After Stony Brook hit one of two free throws to go up 50-48, Albany got off a shot that missed, and the rebound was deflected. It went right into the hands of Peter Hooley, who buried a three-pointer that ripped the hearts right out of the Seawolves with 1.6 seconds left. When Stony Brook couldn’t get a shot off before the buzzer, Albany had a 51-50 win and a third straight title.

 

Postseason Awards
Player of the Year: Jameel Warney, Stony Brook
Rookie of the Year: Tanner Leissner, New Hampshire
Coach of the Year: Will Brown, Albany
Co-Sixth Man of the Year: Justin Graham, Hartford and Cam Ward, Vermont
Defensive Player of the Year: Jameel Warney, Stony Brook

All-Conference Team
Ethan O’Day, Jr. F, Vermont
Carson Puriefoy, Jr. G, Stony Brook
Sam Rowley, Sr. F, Albany
Evan Singletary, Jr. G, Albany
Jameel Warney, Jr. F, Stony Brook

 

Season Highlights

  • Four teams competed in postseason tournaments, the second-highest total in conference history (five teams made it in 2013).
  • Albany nearly went through the season undefeated, losing only to Stony Brook at home in mid-February.
  • Vermont reached the semifinals of the CBI for the first time ever, and won at least 20 games for the seventh straight season.
  • New Hampshire went to the CIT, the program’s first postseason appearance.
  • Stony Brook went to Washington in December and left handing the Huskies their first loss of the season.

What we expected, and it happened: The first season for Maine under Bob Walsh was a challenging one. Walsh and his staff will need a little time, but as well as they can recruit, in a couple of years Maine could be on their way towards the first division.

What we expected, and it didn’t happen: Hartford was expected to contend with a senior-laden team that had grown up together over the past three years. Instead, the Hawks managed a fifth-place finish and bowed out in the quarterfinals of the conference tournament.

What we didn’t expect, and it happened: While Albany was expected to be good, no one expected they would be the class of the conference by three games, nearly going undefeated. With a new point guard and other newcomers in key roles, the Great Danes acquitted themselves well in their season opener and made that game indicative of their season.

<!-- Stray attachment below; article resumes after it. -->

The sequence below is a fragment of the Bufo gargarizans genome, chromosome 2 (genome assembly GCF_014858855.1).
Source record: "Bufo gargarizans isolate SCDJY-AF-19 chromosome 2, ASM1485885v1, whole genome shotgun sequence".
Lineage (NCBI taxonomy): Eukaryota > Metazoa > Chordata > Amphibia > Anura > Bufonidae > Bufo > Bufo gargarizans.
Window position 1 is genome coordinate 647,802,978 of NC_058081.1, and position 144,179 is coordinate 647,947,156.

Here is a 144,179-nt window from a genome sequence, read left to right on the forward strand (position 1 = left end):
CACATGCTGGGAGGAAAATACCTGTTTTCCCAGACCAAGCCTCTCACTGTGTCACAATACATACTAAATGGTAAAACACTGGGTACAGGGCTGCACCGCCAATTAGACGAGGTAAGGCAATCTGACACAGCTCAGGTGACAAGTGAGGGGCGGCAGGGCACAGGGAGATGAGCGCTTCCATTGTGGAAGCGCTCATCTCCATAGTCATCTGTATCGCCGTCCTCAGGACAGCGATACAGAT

Team(s) on the rise: UMass-Lowell and New Hampshire. The River Hawks won’t be eligible for the conference tournament for three more years, but they’re already showing signs that they could contend when that time comes. New Hampshire, meanwhile, had an unexpectedly good year and brings back much of this cast next season.

Team(s) on the decline: Hartford. It was all about this season with a group that came in as freshmen and took a lot of games in the right-hand column. Next year will be a brand new cast, including the guys helping John Gallagher out as he has shaken up his staff.

 

2015-16 America East Outlook

A familiar look at the top can be expected once more, as the top three teams plus New Hampshire all return a lot from this season’s team. Stony Brook should be the preseason favorites, along with Vermont. Albany should be there as well, but with several players leaving the program they have taken a slight hit. After this past season, though, that likely doesn’t mean much for this team.

New Hampshire is the interesting team. Bill Herrion may finally have a group he can contend with at the school, so long as they avoid the injury bug that has hit them before. Herrion’s teams have always defended, but offense has been a struggle – until now. Now they have a winning combination.

Among the teams further down the standings, Maine is the one with the best chance to make a jump. Bob Walsh’s first recruiting class is a good one, but it also means the core of the team will be young. Umass-Lowell will remain interesting as their transition to Division I continues as well.